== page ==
Arena of Interests

Whilst catching up on tivoed Boston Legal, we watched an episode on abortion. Denny Crane comments that Democrats need Roe v. Wade to justify their position on abortion. This is an accurate observation, if a bit surprising given David E. Kelly‘s politics.

The Democrats deride the Republicans for their religiosity. Yet the Democrats demonstrate the same fervor, zeal, and blind faith in their positions (even if not derived from an organized religion) as do the Republicans. Letting one’s religion dictate one’s morality, rather that letting one’s morality determine one’s religion, seems to be the rule rather than the exception. Perhaps this is because it is easier to do what one is told rather than to think.

Just as one ought not have politics without principles, one ought not conflate politics with morality. While others view ethics and morals as synonymous, to me ethics are the subset of moral principles relating to agreements or contracts. In essence, ethics is following the rules that one agreed to follow. For example, if a vendor knowingly sells a defective product under the agreement that all sales are final, it is ethical but immoral for that vendor to refuse refund.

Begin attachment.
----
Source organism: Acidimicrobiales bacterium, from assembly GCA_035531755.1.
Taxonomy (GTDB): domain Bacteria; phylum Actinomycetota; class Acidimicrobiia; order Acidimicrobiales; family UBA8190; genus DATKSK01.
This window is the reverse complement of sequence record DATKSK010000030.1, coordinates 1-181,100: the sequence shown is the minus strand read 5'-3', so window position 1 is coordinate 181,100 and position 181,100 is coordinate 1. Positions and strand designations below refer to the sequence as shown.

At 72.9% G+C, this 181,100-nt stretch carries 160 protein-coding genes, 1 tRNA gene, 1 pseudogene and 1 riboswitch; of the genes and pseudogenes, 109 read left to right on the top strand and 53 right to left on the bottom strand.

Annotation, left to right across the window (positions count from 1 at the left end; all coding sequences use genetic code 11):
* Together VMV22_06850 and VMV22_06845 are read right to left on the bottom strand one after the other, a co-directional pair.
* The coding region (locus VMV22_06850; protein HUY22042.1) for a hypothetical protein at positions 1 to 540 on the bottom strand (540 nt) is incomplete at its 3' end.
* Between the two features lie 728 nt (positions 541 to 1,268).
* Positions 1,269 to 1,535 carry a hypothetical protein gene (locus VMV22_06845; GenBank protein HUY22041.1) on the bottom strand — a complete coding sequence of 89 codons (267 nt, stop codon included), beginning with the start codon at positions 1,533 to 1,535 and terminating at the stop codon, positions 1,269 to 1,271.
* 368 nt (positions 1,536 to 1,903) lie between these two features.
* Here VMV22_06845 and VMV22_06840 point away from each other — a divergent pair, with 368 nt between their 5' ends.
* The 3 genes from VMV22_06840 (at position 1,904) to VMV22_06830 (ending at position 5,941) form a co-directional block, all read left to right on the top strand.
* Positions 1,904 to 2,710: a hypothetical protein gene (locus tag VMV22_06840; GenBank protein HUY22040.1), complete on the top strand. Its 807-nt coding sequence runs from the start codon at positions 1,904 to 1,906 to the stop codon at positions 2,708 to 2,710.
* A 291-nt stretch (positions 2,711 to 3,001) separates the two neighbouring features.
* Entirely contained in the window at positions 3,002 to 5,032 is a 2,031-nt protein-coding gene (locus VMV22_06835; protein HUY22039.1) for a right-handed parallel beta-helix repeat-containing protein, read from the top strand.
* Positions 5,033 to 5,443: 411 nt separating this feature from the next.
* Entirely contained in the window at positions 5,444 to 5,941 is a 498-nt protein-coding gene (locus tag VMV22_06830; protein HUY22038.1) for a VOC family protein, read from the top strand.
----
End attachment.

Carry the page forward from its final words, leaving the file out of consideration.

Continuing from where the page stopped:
In my early teens, when I began thinking about these kinds of things, I made the statement that I would do what is right, not what is legal. (To my knowledge I had not yet read Mark Twain‘s “Laws control the lesser man… Right conduct controls the greater one.”) This caused my mother no end of consternation as her world view can not accommodate something being moral and illegal or vice versa. I found “because the rules said so” little consolation for wrong actions.

As Aneurin Bevan said, politics is the arena of interests, not morals. Morality can not be legislated and politics should not be used for that doomed endeavor. What I believe is politically right may not necessarily be what I believe is morally right. Many, including my mother, find it contradictory that I politically support others’ choice of whether to abort a pregnancy while I would personally avoid choosing to abort if possible.

Even in a best-case scenario, politicians merely advance the interests of their constituents. Laws are independent of, although occasionally coincident with, morality. We ought to do what is right, even when determining that requires us to think.


There are no comments on this post.

Leave a Reply

Fill in your details below or click an icon to log in: Logo

You are commenting using your account. Log Out /  Change )

Google+ photo

You are commenting using your Google+ account. Log Out /  Change )

Twitter picture

You are commenting using your Twitter account. Log Out /  Change )

Facebook photo

You are commenting using your Facebook account. Log Out /  Change )


Connecting to %s

%d bloggers like this: